August 26, 2009
FORMER TDCJ CORRECTION OFFICER SENTENCED FOR LYING ABOUT HIS ASSAULT ON AN INMATE
(HOUSTON) - A former Texas Department of Criminal Justice (TDCJ) corrections officer has been sentenced to prison for filling a false “use-of-force” report regarding the assault of a former inmate, United States Attorney Tim Johnson and acting Assistant Attorney General Loretta King for the Civil Rights Division of the Department of Justice announced today.
Eugene Morris, 41, was convicted by a jury in May 2008 of filing a false official “use-of-force” report regarding his assault of a then inmate of the Ferguson Unit of the Texas Department of Criminal Justice, but acquitted of causing bodily injury to the inmate and persuading other officers to make false statements. Today, United States District Judge Nancy F. Atlas, who presided over the trial of this case, sentenced Morris to 24 months in federal prison to be followed by a two-year-term of supervised release.
At trial, the jury heard testimony that in November 2002, Morris, then a TDCJ Sergeant entrusted with the care and supervision of inmates at the Ferguson Unit, repeatedly kicked an inmate in the head as the inmate lay on the floor causing severe head trauma. Earlier the same day, the inmate used racial slurs while threatening another officer. The officer reported the inmate’s misconduct to Morris. Morris, according to the testimony, thereafter entered the inmate’s cell, cuffed the inmates hands behind his back and escorted the inmate to his office. In the office, behind closed doors, Morris angrily confronted the inmate about his treatment of the other officer, then knocked the inmate to the floor and repeatedly kicked the handcuffed inmate in the head with a booted foot.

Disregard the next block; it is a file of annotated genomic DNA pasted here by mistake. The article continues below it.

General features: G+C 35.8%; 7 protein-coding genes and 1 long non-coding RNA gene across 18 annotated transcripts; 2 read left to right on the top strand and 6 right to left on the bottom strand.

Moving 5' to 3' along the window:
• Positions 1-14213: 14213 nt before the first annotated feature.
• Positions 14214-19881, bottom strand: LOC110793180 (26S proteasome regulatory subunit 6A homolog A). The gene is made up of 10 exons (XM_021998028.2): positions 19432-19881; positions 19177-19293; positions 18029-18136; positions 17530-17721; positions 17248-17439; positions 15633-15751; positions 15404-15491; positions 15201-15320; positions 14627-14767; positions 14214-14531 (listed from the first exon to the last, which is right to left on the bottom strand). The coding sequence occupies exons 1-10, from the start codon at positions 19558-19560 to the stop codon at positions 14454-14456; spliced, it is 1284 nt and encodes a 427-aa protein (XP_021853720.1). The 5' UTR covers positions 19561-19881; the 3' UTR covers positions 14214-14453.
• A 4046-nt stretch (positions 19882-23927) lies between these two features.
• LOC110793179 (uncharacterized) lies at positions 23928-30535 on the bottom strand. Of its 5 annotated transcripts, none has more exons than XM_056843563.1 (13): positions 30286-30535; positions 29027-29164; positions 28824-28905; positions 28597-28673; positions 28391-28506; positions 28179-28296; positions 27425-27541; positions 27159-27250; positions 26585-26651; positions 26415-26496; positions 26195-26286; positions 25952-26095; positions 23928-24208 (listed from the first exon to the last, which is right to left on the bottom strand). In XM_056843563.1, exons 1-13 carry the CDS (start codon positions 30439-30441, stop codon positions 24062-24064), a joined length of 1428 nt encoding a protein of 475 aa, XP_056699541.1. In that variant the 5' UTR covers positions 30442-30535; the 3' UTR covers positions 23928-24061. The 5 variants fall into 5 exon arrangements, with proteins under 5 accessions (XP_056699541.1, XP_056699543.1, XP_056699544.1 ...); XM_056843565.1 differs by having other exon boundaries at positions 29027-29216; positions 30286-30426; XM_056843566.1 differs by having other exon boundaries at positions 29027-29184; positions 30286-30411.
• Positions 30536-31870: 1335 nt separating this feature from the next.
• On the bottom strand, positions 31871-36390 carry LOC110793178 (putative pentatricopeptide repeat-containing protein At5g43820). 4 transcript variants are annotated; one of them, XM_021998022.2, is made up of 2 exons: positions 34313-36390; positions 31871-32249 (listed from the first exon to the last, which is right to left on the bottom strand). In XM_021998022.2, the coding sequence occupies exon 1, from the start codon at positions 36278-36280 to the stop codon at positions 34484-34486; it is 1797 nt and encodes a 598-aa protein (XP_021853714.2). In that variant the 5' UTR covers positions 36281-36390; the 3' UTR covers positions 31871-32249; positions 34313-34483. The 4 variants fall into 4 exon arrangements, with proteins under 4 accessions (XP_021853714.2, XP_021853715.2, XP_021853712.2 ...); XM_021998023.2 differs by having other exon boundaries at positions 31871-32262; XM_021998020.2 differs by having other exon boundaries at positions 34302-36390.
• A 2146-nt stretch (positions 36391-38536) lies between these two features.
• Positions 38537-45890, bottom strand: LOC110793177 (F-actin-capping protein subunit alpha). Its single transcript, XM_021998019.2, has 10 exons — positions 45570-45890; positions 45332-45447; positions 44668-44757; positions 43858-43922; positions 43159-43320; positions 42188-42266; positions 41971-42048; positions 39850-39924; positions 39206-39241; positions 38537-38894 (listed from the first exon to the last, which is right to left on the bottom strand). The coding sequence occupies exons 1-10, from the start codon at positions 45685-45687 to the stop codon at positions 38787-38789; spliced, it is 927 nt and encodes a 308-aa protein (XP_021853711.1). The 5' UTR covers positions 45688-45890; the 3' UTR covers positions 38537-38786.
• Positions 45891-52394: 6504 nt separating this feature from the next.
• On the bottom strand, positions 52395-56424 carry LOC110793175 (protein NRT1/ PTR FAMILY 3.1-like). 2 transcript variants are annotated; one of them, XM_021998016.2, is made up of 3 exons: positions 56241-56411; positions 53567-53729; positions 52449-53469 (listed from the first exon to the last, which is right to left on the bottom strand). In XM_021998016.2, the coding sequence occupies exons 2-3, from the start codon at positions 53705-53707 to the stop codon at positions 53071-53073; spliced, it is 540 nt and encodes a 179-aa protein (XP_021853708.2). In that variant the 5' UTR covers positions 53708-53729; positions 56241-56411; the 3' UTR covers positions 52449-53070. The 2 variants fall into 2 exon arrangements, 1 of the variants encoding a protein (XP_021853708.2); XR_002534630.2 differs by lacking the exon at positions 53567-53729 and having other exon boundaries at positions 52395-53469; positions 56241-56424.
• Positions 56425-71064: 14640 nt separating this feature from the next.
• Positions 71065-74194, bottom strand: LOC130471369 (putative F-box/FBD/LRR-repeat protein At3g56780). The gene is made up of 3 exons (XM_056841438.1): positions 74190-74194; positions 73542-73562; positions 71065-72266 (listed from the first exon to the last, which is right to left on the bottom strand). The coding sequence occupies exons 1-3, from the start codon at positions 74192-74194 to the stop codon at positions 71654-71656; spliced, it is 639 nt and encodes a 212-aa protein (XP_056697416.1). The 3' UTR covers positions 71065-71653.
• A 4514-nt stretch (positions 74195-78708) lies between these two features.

However, in his official “use-of-force” report of the incident, Morris claimed he caught the inmate in a bear-hug and forced him to the floor because the inmate had kicked him in the shin and tried to head-butt him. Morris claimed in his report that the inmate’s head injuries were the result of the inmate’s head hitting the floor as Morris forced him to the floor. The inmate sustained severe head trauma, including brain injuries and multiple facial and skull fractures and was unconscious for a week after the assault. Testimony proved it took the inmate months to relearn how to use his right arm and leg, and continues to have trouble with his balance and fine motor control in his right hand. Even at trial, the inmate had no memory of the assault nor the days in the hospital that followed.
An expert in injury causation analysis, testified at trial that the inmate’s head injuries could not have been caused merely by an impact with the floor as Morris claimed. He told the jury the inmate’s injuries were caused by multiple focused blows and consistent with repeated kicks with a booted foot.
At trial, Morris testified and maintained his “use of force” report was accurate.
Morris, who has been free on bond, has been permitted to remain on bond pending a court order directing him to surrender to a Bureau of Prisons facility to be designated in the near future.
The case against Morris was investigated by the FBI. Assistant United States Attorney Ruben R. Perez and Trial Attorney Edward Caspar of the Department of Justice, Civil Rights Division, prosecuted the case.
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